The asteroid which devastated Earth was responsible for the destruction of the dinosaurs and the marine reptiles alongside hundreds of other animal groups. Briefly birds and then the mammals became the dominant animals on the planet. Yet the crocodilians, turtles, tortoises and some lizards which remained as small dwellers in the undergrowth made it through to the Cenozoic to give rise to the reptiles which inhabit the planet today. Yet while their heyday was over, throughout the last 65 million years of geological history, they made brief encores.
Perhaps the greatest of these was between 3 million and 10,000 years ago with the Australian mega-fauna. These giants lived alongside the earliest settlers of Oceania and exist as the faintest myths and legends of the Aboriginal dream-time stories. Now a new episode has come to light. Discovered in Myanmar in the 1970s by Russell Ciochon from the University of Iowa, fossils of a mysterious creature sat, unstudied, in a storeroom of the University of California's Museum of Palaeontology.
|The 40 million year old jawbone from Myanmar|
While large reptiles are well known for going for long periods of time without eating, when they do refuel, they need substantial prey. Komodo dragons live alongside water buffalo which are their primary source of food. Based on what fossil record exists from Myanmar 40 million years ago, the environment which this creature inhabited was a tropical jungle.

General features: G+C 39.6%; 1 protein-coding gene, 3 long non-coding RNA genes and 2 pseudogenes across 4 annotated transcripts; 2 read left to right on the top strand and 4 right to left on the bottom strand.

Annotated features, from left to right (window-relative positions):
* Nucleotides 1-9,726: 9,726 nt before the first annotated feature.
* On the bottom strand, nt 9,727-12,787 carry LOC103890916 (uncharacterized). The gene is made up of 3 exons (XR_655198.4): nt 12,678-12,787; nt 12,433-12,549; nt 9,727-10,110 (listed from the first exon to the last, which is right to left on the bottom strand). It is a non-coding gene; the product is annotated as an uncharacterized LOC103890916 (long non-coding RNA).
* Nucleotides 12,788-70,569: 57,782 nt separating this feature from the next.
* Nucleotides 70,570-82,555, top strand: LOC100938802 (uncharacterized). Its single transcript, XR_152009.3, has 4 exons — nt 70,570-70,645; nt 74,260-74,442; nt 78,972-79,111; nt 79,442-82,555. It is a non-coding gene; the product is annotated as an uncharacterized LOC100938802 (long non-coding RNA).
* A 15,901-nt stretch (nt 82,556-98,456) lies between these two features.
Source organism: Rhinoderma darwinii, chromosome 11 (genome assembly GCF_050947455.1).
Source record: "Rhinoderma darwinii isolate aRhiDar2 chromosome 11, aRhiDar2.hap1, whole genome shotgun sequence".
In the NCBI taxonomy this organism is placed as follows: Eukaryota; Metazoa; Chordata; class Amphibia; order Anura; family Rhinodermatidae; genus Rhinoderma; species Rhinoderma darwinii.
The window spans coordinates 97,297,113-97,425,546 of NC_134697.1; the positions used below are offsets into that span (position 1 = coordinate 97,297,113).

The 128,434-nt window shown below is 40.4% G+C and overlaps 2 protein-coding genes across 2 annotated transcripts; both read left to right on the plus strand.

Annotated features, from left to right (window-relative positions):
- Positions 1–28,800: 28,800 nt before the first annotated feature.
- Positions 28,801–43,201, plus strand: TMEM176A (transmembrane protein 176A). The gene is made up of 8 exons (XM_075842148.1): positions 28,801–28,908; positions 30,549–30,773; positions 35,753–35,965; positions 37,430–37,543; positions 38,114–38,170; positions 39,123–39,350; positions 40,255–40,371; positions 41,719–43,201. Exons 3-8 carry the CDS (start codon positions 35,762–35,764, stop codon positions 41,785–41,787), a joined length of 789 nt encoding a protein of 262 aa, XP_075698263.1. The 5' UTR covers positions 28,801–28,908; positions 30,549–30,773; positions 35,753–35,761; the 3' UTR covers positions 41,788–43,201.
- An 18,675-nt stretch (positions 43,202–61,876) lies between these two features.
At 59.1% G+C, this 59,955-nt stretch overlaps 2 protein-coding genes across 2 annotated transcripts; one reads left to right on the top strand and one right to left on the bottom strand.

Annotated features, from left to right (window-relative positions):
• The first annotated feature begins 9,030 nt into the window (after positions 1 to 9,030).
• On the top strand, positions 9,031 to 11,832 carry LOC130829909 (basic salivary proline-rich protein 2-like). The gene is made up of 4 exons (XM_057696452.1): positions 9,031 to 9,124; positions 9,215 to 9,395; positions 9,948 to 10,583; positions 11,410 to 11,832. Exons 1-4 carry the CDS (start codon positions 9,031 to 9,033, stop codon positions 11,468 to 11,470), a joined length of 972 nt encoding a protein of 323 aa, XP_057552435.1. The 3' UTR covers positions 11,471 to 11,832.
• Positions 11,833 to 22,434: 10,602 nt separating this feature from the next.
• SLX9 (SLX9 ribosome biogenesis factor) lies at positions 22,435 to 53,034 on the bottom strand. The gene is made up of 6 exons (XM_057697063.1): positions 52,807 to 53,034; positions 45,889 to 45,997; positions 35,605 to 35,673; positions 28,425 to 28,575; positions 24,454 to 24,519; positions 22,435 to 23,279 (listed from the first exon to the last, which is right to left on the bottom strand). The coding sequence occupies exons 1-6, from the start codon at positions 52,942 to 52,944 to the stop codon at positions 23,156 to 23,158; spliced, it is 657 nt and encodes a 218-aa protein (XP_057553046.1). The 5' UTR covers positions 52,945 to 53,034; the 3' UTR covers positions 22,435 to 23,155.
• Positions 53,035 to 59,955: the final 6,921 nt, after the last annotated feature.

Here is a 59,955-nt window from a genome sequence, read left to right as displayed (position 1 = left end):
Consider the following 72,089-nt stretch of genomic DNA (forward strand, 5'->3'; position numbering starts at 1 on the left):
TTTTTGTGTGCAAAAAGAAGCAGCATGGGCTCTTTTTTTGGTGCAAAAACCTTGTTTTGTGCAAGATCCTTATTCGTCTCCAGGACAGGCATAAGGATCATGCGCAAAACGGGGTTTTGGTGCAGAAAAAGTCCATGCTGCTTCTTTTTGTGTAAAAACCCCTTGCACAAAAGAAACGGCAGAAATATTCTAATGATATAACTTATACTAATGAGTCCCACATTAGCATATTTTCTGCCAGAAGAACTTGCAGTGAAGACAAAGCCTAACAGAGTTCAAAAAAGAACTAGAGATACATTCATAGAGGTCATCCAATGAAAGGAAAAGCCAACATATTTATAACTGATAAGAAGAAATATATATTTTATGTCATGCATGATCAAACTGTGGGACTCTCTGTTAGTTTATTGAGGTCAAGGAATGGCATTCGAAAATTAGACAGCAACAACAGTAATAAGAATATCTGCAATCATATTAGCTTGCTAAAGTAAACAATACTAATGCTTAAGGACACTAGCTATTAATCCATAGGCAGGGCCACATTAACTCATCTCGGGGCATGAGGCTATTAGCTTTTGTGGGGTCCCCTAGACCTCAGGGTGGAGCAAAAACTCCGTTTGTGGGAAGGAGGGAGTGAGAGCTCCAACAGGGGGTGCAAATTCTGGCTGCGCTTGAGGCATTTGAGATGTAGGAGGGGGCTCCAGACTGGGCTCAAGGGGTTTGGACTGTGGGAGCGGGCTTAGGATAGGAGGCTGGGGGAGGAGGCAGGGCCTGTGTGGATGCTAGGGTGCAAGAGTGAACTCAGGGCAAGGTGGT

|Barbaturex may have been very similar in form to a Komodo dragon|
'When I started studying its modern relatives, I realized just how big this lizard was. It struck me that we had something here that was quite large and unique,' said Head. What we are left with is rather strange. Today the only plant-eating reptiles are small. This creature from Myanmar is a throwback from the time of the giant herbivorous reptiles of the Mesozoic.
|The brightly coloured chin flaps of a species |
of south east Asian lizard
'I was listening to The Doors quite a bit during the research,' said Head. 'Some of their musical imagery includes reptiles and ancient Barbaturex would have been a true king.'
It is easy to imagine this reptile as it was 40 million years ago, its bulk spread out over a large boulder, displaying its resplendent chin flaps to other members of its species as a sign of dominance. In the future there is a distinct possibility that giant reptiles may once again dominate the face of the Earth, but for now the time of reptiles is certainly not over.